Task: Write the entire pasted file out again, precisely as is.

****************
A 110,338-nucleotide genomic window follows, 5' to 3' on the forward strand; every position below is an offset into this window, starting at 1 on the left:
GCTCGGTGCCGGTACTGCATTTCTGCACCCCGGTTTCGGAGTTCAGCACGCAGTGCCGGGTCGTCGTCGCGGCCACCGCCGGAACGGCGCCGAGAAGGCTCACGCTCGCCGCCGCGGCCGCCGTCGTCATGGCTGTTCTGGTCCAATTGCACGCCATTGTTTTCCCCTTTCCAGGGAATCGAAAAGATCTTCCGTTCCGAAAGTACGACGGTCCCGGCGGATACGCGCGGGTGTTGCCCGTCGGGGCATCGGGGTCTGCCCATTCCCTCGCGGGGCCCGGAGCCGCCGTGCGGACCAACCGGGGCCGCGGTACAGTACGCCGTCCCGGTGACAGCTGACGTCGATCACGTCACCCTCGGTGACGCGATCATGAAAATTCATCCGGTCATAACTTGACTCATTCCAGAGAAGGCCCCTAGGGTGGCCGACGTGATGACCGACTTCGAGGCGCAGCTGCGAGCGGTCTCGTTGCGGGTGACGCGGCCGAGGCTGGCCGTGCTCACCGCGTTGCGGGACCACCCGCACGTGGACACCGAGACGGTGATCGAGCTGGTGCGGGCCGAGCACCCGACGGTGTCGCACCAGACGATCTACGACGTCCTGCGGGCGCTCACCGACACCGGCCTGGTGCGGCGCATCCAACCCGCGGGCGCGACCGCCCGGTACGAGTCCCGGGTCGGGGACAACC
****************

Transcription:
A 110,338-nucleotide genomic window follows, 5' to 3' on the forward strand; every position below is an offset into this window, starting at 1 on the left:
GCTCGGTGCCGGTACTGCATTTCTGCACCCCGGTTTCGGAGTTCAGCACGCAGTGCCGGGTCGTCGTCGCGGCCACCGCCGGAACGGCGCCGAGAAGGCTCACGCTCGCCGCCGCGGCCGCCGTCGTCATGGCTGTTCTGGTCCAATTGCACGCCATTGTTTTCCCCTTTCCAGGGAATCGAAAAGATCTTCCGTTCCGAAAGTACGACGGTCCCGGCGGATACGCGCGGGTGTTGCCCGTCGGGGCATCGGGGTCTGCCCATTCCCTCGCGGGGCCCGGAGCCGCCGTGCGGACCAACCGGGGCCGCGGTACAGTACGCCGTCCCGGTGACAGCTGACGTCGATCACGTCACCCTCGGTGACGCGATCATGAAAATTCATCCGGTCATAACTTGACTCATTCCAGAGAAGGCCCCTAGGGTGGCCGACGTGATGACCGACTTCGAGGCGCAGCTGCGAGCGGTCTCGTTGCGGGTGACGCGGCCGAGGCTGGCCGTGCTCACCGCGTTGCGGGACCACCCGCACGTGGACACCGAGACGGTGATCGAGCTGGTGCGGGCCGAGCACCCGACGGTGTCGCACCAGACGATCTACGACGTCCTGCGGGCGCTCACCGACACCGGCCTGGTGCGGCGCATCCAACCCGCGGGCGCGACCGCCCGGTACGAGTCCCGGGTCGGGGACAACC